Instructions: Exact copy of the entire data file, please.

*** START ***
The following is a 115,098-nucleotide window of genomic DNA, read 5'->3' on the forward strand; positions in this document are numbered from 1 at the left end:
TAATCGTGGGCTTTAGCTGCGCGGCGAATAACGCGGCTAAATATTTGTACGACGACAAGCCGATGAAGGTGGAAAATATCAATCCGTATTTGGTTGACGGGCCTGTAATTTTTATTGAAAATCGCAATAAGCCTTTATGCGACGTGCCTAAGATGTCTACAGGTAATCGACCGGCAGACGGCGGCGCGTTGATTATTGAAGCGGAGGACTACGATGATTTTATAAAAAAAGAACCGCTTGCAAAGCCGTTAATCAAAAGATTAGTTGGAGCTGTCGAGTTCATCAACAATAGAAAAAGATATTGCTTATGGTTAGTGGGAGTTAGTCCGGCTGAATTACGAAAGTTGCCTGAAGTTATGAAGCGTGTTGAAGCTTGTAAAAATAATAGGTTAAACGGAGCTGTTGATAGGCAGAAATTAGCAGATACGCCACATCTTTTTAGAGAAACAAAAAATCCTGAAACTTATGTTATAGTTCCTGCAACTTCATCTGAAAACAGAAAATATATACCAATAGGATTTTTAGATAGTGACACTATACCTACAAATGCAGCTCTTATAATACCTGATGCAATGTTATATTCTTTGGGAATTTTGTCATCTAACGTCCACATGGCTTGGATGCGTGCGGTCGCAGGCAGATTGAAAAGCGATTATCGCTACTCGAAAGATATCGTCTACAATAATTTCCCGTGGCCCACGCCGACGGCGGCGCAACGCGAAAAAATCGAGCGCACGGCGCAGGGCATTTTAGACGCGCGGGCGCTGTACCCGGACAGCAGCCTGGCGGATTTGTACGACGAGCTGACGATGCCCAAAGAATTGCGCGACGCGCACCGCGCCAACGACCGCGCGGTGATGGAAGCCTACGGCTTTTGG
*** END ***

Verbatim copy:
The following is a 115,098-nucleotide window of genomic DNA, read 5'->3' on the forward strand; positions in this document are numbered from 1 at the left end:
TAATCGTGGGCTTTAGCTGCGCGGCGAATAACGCGGCTAAATATTTGTACGACGACAAGCCGATGAAGGTGGAAAATATCAATCCGTATTTGGTTGACGGGCCTGTAATTTTTATTGAAAATCGCAATAAGCCTTTATGCGACGTGCCTAAGATGTCTACAGGTAATCGACCGGCAGACGGCGGCGCGTTGATTATTGAAGCGGAGGACTACGATGATTTTATAAAAAAAGAACCGCTTGCAAAGCCGTTAATCAAAAGATTAGTTGGAGCTGTCGAGTTCATCAACAATAGAAAAAGATATTGCTTATGGTTAGTGGGAGTTAGTCCGGCTGAATTACGAAAGTTGCCTGAAGTTATGAAGCGTGTTGAAGCTTGTAAAAATAATAGGTTAAACGGAGCTGTTGATAGGCAGAAATTAGCAGATACGCCACATCTTTTTAGAGAAACAAAAAATCCTGAAACTTATGTTATAGTTCCTGCAACTTCATCTGAAAACAGAAAATATATACCAATAGGATTTTTAGATAGTGACACTATACCTACAAATGCAGCTCTTATAATACCTGATGCAATGTTATATTCTTTGGGAATTTTGTCATCTAACGTCCACATGGCTTGGATGCGTGCGGTCGCAGGCAGATTGAAAAGCGATTATCGCTACTCGAAAGATATCGTCTACAATAATTTCCCGTGGCCCACGCCGACGGCGGCGCAACGCGAAAAAATCGAGCGCACGGCGCAGGGCATTTTAGACGCGCGGGCGCTGTACCCGGACAGCAGCCTGGCGGATTTGTACGACGAGCTGACGATGCCCAAAGAATTGCGCGACGCGCACCGCGCCAACGACCGCGCGGTGATGGAAGCCTACGGCTTTTGG